#FolkloreThursday: The Crystal Mountain (Russia)

51-kw7IomJLHi, all.

I’ve not explored a new story for a while, so we’re doing that for Folklore Thursday this week. This one is a wild ride from start to finish. I selected the story from another of the Pantheon Fairy Tale & Folklore Library titles, this time Russian Fairy Tales collected by Aleksandr Afanas’ev and translated by Norbert Guterman.

I chose a story called The Crystal Mountain because it sounded right up my alley, and it was for all of about two seconds. It started really well, with the common opening ‘In a certain kingdom in a certain land […]’ which brings to mind all things whimsical and honestly got me quite excited about what was to follow. I maybe should not have gotten so excited.

This story is … random, and perhaps the very definition of ‘Well, that escalated quickly.’

So, the tale begins, as they often do, with a king and his three sons. The sons ask his permission to go hunting, a request which he grants. They each go in different directions and we follow the youngest of them. The prince gets lost and finds himself in front of a gathering of animals. Why is there a gathering of animals, you ask? Well, they’re all fighting over a dead horse. A DEAD HORSE.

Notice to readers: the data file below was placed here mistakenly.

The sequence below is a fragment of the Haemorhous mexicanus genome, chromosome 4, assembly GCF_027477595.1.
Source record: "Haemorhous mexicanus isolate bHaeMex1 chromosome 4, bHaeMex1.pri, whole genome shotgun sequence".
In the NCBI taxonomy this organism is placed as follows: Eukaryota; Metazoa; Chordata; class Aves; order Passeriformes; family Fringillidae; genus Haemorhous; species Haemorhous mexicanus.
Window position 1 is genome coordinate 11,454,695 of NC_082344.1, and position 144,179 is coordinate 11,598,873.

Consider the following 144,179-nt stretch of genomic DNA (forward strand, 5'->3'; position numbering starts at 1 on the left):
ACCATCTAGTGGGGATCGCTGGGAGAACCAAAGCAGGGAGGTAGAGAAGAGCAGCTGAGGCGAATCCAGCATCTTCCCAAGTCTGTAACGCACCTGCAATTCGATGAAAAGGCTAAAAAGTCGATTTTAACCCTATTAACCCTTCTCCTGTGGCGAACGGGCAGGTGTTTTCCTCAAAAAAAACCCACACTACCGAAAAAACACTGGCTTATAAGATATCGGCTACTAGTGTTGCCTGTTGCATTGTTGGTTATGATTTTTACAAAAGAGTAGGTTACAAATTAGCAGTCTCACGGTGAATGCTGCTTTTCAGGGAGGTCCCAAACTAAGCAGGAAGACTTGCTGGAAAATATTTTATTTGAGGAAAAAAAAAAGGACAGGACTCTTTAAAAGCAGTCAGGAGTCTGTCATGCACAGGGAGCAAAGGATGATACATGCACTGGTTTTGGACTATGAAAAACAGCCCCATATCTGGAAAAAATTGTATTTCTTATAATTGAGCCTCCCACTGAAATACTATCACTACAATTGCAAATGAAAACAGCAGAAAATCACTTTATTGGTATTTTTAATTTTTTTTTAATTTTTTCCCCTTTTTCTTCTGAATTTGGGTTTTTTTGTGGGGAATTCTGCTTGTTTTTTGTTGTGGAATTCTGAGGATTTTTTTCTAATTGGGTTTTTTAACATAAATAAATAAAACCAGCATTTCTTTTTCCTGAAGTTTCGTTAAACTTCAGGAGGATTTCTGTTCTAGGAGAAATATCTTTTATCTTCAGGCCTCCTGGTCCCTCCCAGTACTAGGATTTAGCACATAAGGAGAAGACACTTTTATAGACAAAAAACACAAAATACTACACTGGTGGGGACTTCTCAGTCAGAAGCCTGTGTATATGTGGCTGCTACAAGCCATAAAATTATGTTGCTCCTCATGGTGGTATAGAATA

We’ll go with it.

Not only is it dead but it has been dead for thirty years and they’ve been arguing about how to share it between them for the entire time. The prince, being the gem that he is, divides the horse up and ends their three-decade-long struggle (naturally his name is Ivan, as it often is, and the animals just so happen to know this). As a thank you, they give him the power to turn into a falcon, which he does.

With his new falcon powers Prince Ivan flies to the thrice tenth kingdom which has mostly been enveloped by a crystal mountain. The prince, who for some reason wants to hide his identity at every turn, transforms into a ‘goodly youth’ (okay… how?) and asks the guards if the king might hire him, which, of course, he does. The prince lives there for many weeks and eventually the king’s daughter asks her father if she can go for a ride with him. She addresses Prince Ivan by name, so I am guessing he gave up on the disguise thing but who really knows?